The concept of the Anthropocene is a powerful lens through which to study human relationships with the environment. However, this lens is not a clear or neutral aid to understanding. It is colored by pre-existing ideas, values and interests. The Anthropocene lens acts as a “filter:” It emphasizes some elements of the social-ecological spectrum even as it screens out certain others. This process of selective framing is shaped by the politics of knowledge and the hierarchies that inform the constitution of expertise. It affects how issues are understood and acted upon. An awareness of these filters is essential for acting ethically and effectively in response to the challenges confronting us. How does the idea of the Anthropocene shape understandings and actions about human-environment relations? What ways of thinking and acting does it endorse and foster? What alternative understandings and actions does it marginalize or exclude? How does it affect different, unequally situated social groups?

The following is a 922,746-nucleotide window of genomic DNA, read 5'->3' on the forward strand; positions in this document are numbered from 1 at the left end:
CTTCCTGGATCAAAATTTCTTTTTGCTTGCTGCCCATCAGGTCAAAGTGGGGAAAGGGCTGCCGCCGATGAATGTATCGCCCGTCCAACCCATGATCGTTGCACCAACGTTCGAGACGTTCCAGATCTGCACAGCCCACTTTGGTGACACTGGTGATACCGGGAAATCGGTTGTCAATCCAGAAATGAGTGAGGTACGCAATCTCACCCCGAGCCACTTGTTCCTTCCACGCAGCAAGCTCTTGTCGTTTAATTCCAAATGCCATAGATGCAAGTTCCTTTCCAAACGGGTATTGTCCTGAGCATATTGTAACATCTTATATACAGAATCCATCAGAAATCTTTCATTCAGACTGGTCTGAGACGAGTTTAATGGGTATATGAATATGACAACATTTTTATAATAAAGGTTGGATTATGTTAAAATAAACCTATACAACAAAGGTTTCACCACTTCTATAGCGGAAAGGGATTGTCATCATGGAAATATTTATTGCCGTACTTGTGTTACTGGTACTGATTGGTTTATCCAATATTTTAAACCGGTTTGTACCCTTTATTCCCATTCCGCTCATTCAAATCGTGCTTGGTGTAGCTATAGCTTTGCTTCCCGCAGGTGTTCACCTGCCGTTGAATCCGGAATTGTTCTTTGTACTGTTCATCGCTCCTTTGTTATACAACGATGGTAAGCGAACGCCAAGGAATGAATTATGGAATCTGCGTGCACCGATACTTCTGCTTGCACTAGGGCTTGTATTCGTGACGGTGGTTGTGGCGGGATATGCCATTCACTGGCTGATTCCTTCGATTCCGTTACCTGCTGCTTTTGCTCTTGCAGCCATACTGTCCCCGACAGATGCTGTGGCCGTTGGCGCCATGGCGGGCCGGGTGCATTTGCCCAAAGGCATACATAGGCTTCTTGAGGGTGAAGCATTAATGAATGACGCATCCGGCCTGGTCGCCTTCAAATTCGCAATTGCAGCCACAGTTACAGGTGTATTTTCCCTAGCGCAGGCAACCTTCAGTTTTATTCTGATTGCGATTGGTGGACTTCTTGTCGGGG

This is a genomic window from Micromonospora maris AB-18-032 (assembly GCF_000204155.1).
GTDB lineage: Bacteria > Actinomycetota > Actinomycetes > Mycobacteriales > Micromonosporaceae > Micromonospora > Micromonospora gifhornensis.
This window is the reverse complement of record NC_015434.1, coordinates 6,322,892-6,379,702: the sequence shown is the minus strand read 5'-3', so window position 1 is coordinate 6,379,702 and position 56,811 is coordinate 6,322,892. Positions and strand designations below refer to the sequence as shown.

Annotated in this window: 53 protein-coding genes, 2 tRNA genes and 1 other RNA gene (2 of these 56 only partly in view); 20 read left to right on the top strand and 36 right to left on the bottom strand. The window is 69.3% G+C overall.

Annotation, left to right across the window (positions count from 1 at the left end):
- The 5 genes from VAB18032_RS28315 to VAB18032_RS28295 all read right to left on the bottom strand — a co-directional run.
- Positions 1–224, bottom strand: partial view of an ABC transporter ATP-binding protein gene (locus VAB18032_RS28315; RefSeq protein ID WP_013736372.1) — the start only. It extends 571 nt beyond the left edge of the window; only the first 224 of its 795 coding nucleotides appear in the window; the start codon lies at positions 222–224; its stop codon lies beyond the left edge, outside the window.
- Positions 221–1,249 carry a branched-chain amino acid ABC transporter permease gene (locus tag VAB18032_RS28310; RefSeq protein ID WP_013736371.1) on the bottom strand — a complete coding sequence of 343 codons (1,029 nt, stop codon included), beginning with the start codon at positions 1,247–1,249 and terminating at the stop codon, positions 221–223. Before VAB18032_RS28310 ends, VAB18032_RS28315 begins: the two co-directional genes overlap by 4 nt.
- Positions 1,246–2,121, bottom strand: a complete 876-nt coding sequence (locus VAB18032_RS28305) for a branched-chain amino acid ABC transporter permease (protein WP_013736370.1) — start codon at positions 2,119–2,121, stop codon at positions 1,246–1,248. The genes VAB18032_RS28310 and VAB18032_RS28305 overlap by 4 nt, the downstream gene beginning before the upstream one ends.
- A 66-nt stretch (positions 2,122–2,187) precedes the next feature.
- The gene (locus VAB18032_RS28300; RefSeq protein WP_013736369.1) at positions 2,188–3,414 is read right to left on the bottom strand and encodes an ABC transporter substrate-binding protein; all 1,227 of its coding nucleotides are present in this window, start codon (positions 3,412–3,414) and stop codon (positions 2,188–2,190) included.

This seminar addressed these questions by examining the implications of the Anthropocene idea in different social settings and biophysical landscapes. The seminar explored how the Anthropocene concept shifts attention between scales, from the local and the regional to the national and global. It analyzed how class, race, nationality and gender affect the relative positions assigned to social groups within the Anthropocene frame. The aim of the seminar was to equip participants to think carefully and critically about the concepts and methods of analysis that they deploy.
Listen to the Resumee Session on the Seminar “Filtering the Anthropocene”.
See also the case study on “Filtering the Anthropocene” presented during the opening weekend of the Campus by Marco Armiero and Will Steffen.